Elderbear | 04/24/2001
(4 out of 5 stars)
"A stellar performance by Andy Garcia and other American actors of Hispanic descent. The opening scene has Garcia, playing Lorca, reciting one of the Lorca's most moving poems "Death in the Afternoon" that sets the stage for the entire movie. It is an artistic film, but with drama and tension. I use it in my upper level university history course, and students, accustomed to mindless shoot-'em-ups, sit transfixed. Characters you can identify with, a history shrouded in mystery, dialog that has meaning, and scenes that capture the imagination. Film making like I thought we forgot how to make in the USA. Great stuff!"
Elegant And Interesting If Not Controversial.
Mr. Fellini | El Paso, Texas United States | 04/24/2000
(4 out of 5 stars)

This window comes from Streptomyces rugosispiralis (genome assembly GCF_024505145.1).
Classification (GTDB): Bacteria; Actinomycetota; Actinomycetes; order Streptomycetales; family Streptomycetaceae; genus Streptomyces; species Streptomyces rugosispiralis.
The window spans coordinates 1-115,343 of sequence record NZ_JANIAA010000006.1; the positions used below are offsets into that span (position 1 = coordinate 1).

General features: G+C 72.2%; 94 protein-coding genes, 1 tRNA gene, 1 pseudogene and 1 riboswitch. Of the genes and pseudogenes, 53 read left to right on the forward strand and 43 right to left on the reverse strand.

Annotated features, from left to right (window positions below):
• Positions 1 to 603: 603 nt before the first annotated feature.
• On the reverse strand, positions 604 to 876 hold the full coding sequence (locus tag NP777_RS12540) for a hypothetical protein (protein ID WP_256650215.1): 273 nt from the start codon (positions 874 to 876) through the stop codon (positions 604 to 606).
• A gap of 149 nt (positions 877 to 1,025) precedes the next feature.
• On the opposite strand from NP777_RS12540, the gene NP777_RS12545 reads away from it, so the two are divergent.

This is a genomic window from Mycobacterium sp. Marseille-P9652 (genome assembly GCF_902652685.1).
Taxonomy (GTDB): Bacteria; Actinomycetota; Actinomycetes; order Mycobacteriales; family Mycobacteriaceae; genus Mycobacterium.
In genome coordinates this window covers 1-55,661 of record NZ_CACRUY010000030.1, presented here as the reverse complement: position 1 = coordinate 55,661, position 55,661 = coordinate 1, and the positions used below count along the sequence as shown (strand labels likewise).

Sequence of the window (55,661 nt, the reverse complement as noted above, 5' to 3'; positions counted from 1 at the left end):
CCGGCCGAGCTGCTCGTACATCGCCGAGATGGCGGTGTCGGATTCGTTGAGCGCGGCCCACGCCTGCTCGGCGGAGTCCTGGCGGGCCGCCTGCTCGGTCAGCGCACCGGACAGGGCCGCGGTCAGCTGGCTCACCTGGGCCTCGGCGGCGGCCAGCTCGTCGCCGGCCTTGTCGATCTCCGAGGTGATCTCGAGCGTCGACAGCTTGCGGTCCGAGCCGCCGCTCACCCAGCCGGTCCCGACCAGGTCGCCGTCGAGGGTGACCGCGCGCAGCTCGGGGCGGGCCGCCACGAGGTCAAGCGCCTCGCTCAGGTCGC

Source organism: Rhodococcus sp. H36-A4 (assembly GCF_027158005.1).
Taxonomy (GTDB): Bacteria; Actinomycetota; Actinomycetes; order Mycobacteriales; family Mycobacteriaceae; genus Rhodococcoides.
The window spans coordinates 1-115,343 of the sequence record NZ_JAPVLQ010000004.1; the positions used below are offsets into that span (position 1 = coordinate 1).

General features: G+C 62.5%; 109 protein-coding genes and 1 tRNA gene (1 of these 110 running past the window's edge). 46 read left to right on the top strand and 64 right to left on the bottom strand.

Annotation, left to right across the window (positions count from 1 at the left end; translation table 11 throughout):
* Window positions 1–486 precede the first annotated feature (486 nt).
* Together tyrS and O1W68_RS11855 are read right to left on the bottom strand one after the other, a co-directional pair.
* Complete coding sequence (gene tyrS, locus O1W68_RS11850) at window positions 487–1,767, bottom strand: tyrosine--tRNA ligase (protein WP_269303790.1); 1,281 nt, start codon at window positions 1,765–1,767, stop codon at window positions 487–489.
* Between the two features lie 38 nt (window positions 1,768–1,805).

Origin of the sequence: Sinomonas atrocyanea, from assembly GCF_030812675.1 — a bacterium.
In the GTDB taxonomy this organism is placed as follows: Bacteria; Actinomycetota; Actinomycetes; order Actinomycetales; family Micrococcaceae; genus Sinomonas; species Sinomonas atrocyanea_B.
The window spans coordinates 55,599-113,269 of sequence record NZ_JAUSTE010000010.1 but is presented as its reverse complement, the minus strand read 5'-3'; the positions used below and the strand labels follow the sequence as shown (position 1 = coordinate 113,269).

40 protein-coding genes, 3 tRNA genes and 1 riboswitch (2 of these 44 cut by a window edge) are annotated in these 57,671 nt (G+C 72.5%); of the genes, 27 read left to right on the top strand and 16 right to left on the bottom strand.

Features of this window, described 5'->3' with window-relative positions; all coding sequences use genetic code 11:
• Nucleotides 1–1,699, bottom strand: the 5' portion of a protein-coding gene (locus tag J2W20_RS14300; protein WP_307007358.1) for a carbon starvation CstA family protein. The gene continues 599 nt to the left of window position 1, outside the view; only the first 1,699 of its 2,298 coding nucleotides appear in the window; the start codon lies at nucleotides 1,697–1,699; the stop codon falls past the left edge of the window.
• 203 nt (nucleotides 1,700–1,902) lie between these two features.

"Marcos Zurinaga's "The Disappearance Of Garcia Lorca" has style and talent, if the script were a little stronger this would surely have been an exquisite masterpiece. Still, it's always interesting, intriguing and sometimes romantic. And yes, it's entertaining. But "The Disapperance Of Garcia Lorca" is important in another area which is that it brings to the screen the mystery behind the murder of one of the best known poets. Though it doesn't come alive as it would have with a director like Oliver Stone or Michael Mann, Zurinaga captures a romantic poetic feeling here, and a dark conspiratorial one too. Andy Garcia gives a convincing performance. The film itself is elegantly mounted in the sets, cinematography and costumes. This is good filmmaking with the promise of being greater. Like "American History X," "The Disappearance Of Garcia Lorca" would have benefited from being a 3 hour movie rather than try to cover so much in only two. Especially considering it's sources being two books by Ian Gibson, "The Assassination Of Garcia Lorca" and "Federico Garcia Lorca: A Life." Still, the movie is full of great performances and style. It's important because of it's history (though the ending leaves a lot of questions of it's theory of who killed Lorca). I recommend you read the Gibson books after watching the film or before, because to an extent the film can't survive without them. Some polishes to make a longer script and this would have been great cinema. It works, but doesn't reach it's peak of greatness. The real film of the conspiracy to kill Lorca is still yet to be made. Let's hope Oliver Stone's conspiracy juices start spinning again, this film by him would surely win Best Picture. In the end, "The Disapperance Of Garcia Lorca" is worth watching. Good film."